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Professor Jean Barman presents at the 2015 Canada’s History Forum on her life’s work of researching women’s stories.
Hosted by Canada’s History Society
Jean Barman, Professor Emeritus at the University of British Columbia, shares two approaches that have engaged her to write about women in the past. She explains these methods and showcases how they inspired some of her most acclaimed books.
Jean Barman is professor emeritus at the University of British Columbia. Her books, edited volumes, articles, and book chapters on Canadian, British Columbian, and indigenous history have won more than a dozen Canadian and American awards. Her prize-winning The West beyond the West: A History of British Columbia is in its third edition. She is a fellow of the Royal Society of Canada and recipient of a Queen Elizabeth II Diamond Jubilee Medal. Jean is also the recipient of the 2015 Governor General’s History Award for Scholarly Research: The Macdonald Prize.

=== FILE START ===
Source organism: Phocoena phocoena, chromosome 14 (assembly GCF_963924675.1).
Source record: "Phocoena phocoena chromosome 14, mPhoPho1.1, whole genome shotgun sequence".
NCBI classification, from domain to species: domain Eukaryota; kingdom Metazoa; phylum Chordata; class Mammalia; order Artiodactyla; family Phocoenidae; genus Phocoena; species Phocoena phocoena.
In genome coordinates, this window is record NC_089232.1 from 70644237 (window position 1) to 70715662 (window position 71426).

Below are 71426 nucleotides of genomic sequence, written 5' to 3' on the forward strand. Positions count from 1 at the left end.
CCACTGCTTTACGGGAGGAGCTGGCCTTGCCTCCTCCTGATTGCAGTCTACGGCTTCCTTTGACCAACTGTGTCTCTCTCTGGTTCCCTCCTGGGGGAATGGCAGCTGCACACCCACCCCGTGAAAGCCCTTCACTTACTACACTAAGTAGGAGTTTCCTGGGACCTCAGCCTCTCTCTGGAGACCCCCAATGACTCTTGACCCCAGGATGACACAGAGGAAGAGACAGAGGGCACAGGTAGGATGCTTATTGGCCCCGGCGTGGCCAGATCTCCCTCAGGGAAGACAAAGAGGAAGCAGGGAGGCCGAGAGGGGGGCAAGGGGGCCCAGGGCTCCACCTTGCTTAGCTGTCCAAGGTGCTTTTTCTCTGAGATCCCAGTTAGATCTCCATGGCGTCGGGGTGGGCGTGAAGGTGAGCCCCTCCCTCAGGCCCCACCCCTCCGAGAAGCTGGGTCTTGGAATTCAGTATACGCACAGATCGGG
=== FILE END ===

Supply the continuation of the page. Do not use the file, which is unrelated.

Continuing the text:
Telling the story of Canadian Women from Exceptional to Everyday Life
In this presentation, Barry Gough discusses the Victoria High School Great War project.
In this presentation, Dr. Nickel asks: How can we "do" Indigenous history without marginalizing the very voices we're trying to uncover?
In this presentation, Andrea Eidinger discusses the question, “how to make history relevant?” from the perspective of an academic historian, a professor, and a public historian.
In this presentation, Dr. Maureen Lux shares a few stories that she found in the archival and oral history research for her book Separate Beds: A History of Indian Hospitals in Canada.